Rigged results

October 31, 2013

The BUAV welcomes public discussion about animal experiments (“Animal research under the microscope”, 17 October). However, the fundamental flaw in universities hosting the Big Animal Research Debate is that they are at the same time arguing for a veto under the Freedom of Information Act over what data they have to make public on the subject. This is hypocrisy: self-evidently, one cannot have informed debate without information, and one party to the debate should not be able to control access to the data.

Successive undercover investigations by the BUAV have demonstrated the reality for animals used in experiments and the often poor standards of care they face far more graphically than a series of student discussions. In addition, human health dictates the need for much greater transparency so that there can be rigorous discussion about what works and what does not: the record of animal research is often extremely poor, as more and more scientists are recognising.

If researchers at UK universities really have confidence in their ethical and scientific case, let them prove it by being truly open about their research and subject it to rigorous review, rather than simply constructing a carefully controlled “debate”.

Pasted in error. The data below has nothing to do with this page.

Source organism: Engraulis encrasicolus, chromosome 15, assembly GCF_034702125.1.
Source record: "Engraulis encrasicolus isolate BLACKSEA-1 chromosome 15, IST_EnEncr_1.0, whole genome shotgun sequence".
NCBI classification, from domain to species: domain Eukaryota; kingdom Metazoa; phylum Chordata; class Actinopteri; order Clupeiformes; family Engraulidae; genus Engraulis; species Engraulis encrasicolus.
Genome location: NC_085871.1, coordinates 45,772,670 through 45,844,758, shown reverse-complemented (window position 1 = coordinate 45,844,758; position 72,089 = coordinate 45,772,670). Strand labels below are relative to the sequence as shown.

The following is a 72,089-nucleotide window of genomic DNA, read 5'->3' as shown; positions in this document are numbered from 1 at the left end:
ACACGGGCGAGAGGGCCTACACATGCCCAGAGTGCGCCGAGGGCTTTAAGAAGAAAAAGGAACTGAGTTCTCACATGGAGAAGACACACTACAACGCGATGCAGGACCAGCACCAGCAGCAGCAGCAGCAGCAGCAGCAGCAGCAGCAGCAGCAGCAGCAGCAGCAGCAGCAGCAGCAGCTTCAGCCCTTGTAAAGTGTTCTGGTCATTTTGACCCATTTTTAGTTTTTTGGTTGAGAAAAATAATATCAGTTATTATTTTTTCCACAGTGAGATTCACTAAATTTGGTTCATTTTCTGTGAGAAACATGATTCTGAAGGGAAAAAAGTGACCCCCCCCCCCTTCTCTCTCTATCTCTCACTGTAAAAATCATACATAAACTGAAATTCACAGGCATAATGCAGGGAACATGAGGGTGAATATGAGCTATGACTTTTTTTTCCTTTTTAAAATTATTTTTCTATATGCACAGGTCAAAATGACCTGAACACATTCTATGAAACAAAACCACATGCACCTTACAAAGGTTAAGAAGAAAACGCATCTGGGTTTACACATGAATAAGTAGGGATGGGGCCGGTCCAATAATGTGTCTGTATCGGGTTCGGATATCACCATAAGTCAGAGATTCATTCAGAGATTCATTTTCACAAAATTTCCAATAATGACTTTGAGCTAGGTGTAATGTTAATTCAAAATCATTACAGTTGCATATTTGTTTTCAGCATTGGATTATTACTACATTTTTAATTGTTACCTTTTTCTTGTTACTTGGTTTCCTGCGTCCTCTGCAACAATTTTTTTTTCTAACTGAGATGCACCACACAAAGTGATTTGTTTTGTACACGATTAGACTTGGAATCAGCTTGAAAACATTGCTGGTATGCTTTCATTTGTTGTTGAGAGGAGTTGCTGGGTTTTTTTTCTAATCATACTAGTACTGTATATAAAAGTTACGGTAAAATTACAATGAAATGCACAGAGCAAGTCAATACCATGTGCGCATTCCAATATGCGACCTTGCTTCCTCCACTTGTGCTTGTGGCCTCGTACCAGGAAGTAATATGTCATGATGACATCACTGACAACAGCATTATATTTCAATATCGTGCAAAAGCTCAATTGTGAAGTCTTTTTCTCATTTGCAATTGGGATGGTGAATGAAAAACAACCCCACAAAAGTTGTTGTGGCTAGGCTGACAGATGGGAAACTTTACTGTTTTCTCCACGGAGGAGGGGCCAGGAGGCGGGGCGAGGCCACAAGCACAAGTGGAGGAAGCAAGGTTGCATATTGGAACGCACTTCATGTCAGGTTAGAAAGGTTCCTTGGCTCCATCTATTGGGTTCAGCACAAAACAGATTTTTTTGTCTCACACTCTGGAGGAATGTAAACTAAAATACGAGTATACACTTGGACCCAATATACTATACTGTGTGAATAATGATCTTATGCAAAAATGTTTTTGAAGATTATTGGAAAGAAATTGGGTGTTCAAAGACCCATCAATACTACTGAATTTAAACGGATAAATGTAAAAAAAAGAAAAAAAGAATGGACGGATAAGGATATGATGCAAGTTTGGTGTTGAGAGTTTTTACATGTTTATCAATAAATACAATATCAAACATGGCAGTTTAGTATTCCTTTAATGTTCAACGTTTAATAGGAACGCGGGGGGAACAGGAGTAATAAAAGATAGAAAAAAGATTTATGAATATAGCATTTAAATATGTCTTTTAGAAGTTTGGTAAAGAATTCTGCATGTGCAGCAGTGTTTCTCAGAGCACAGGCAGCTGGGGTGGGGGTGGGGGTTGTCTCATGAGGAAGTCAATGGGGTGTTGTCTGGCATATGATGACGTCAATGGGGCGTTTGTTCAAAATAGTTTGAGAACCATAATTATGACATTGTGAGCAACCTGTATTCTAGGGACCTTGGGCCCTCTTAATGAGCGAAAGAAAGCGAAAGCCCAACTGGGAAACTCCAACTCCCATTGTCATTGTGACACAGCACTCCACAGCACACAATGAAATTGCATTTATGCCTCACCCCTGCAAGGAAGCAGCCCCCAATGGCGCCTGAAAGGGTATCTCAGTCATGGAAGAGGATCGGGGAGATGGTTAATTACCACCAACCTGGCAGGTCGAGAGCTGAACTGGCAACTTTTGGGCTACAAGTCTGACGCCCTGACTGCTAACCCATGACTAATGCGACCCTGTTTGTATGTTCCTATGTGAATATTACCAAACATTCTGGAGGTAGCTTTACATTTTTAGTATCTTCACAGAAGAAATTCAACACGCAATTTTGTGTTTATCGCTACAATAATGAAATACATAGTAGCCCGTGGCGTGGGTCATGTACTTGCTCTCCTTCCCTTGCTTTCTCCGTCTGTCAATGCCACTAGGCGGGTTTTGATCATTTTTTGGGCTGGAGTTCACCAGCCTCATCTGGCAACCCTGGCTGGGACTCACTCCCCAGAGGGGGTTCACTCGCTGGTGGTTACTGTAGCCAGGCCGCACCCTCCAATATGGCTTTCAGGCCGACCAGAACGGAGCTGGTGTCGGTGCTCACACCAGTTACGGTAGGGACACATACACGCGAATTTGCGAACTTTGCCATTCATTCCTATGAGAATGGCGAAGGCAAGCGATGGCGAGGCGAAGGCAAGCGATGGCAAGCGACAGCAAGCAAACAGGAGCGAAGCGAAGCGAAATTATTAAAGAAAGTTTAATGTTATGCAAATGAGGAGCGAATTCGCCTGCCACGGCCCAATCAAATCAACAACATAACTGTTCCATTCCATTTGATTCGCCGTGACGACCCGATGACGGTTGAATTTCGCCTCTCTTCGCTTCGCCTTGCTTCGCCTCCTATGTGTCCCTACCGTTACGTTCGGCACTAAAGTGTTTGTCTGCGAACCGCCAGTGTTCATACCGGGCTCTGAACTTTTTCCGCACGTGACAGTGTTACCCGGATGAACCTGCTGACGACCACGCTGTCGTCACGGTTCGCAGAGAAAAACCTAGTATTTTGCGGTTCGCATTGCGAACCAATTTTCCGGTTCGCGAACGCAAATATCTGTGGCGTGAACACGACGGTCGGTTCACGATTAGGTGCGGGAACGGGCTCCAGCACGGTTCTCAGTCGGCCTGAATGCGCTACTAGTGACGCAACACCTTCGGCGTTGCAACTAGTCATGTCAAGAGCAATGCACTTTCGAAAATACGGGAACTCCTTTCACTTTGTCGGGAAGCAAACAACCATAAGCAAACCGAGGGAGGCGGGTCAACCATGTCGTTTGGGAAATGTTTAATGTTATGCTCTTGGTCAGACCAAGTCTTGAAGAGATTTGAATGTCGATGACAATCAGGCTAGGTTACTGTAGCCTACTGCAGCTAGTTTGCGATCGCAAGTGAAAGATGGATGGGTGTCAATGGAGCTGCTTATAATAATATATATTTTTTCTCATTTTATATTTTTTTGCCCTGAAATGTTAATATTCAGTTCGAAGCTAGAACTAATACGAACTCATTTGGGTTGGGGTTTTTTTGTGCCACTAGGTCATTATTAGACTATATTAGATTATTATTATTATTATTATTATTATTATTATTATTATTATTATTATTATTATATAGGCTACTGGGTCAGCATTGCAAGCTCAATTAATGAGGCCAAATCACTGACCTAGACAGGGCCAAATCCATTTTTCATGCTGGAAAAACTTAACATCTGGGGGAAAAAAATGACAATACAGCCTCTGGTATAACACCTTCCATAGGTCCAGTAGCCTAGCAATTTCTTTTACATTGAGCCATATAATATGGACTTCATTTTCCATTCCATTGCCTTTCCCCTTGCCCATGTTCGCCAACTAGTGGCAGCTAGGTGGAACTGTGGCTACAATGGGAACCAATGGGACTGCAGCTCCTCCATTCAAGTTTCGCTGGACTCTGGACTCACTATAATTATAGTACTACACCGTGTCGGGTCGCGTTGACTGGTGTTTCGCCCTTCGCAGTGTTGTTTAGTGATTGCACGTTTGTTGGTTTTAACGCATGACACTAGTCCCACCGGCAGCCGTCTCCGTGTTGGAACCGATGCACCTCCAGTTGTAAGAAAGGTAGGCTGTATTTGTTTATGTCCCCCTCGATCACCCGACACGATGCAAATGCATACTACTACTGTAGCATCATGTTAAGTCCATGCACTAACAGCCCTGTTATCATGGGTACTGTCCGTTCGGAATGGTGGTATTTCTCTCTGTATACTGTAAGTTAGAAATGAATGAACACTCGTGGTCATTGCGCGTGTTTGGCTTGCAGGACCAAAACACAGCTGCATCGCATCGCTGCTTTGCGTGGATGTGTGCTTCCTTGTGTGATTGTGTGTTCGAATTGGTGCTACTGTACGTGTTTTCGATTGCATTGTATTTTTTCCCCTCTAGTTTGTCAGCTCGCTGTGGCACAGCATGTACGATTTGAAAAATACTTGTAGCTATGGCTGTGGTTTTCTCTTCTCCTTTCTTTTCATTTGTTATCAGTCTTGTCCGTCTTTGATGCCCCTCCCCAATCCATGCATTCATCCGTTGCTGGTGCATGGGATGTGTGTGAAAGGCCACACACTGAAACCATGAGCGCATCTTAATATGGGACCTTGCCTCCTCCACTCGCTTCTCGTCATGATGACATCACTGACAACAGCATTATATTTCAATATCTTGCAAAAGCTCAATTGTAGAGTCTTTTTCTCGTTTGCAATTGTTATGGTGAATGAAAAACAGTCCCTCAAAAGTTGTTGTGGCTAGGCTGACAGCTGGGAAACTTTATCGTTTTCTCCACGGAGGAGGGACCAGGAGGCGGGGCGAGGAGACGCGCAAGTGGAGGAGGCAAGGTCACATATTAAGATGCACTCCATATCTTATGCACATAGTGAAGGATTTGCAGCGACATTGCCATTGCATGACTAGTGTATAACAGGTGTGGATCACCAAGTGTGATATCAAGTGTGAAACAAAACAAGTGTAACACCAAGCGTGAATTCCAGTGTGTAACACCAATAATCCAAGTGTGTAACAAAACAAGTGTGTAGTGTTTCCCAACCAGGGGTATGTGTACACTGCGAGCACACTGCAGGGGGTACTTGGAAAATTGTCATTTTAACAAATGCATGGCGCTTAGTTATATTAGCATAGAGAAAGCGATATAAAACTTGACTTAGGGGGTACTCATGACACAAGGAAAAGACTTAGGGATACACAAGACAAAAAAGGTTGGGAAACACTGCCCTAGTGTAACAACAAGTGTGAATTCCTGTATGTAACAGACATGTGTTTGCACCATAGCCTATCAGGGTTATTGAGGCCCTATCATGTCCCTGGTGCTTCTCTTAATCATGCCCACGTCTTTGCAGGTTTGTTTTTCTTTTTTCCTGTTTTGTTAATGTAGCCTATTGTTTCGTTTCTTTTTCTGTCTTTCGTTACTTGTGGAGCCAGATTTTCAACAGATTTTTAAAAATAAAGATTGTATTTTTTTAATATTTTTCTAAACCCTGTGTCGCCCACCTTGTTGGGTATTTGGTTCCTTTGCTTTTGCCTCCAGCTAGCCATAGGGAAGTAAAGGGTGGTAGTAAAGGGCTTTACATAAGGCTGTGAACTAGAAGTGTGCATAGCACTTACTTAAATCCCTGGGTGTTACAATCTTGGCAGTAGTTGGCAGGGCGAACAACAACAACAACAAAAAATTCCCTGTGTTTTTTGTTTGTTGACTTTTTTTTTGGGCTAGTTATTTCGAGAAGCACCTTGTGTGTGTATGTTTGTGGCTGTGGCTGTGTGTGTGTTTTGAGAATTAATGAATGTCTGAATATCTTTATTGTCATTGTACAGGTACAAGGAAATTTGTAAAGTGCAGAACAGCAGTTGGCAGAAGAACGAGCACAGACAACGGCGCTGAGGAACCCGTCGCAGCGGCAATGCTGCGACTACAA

Katy Taylor
Head of science
The BUAV
London

You've reached your article limit.

Register to continue

Registration is free and only takes a moment. Once registered you can read a total of 3 articles each month, plus:

  • Sign up for the editor's highlights
  • Receive World University Rankings news first
  • Get job alerts, shortlist jobs and save job searches
  • Participate in reader discussions and post comments
Register

Have your say

Log in or register to post comments

Featured Jobs

Most Commented

Monster behind man at desk

Despite all that’s been done to improve doctoral study, horror stories keep coming. Here three students relate PhD nightmares while two academics advise on how to ensure a successful supervision

celebrate, cheer, tef results

Emilie Murphy calls on those who challenged the teaching excellence framework methodology in the past to stop sharing their university ratings with pride

Sir Christopher Snowden, former Universities UK president, attacks ratings in wake of Southampton’s bronze award

Reflection of man in cracked mirror

To defend the values of reason from political attack we need to be more discriminating about the claims made in its name, says John Hendry

But the highest value UK spin-off companies mainly come from research-intensive universities, latest figures show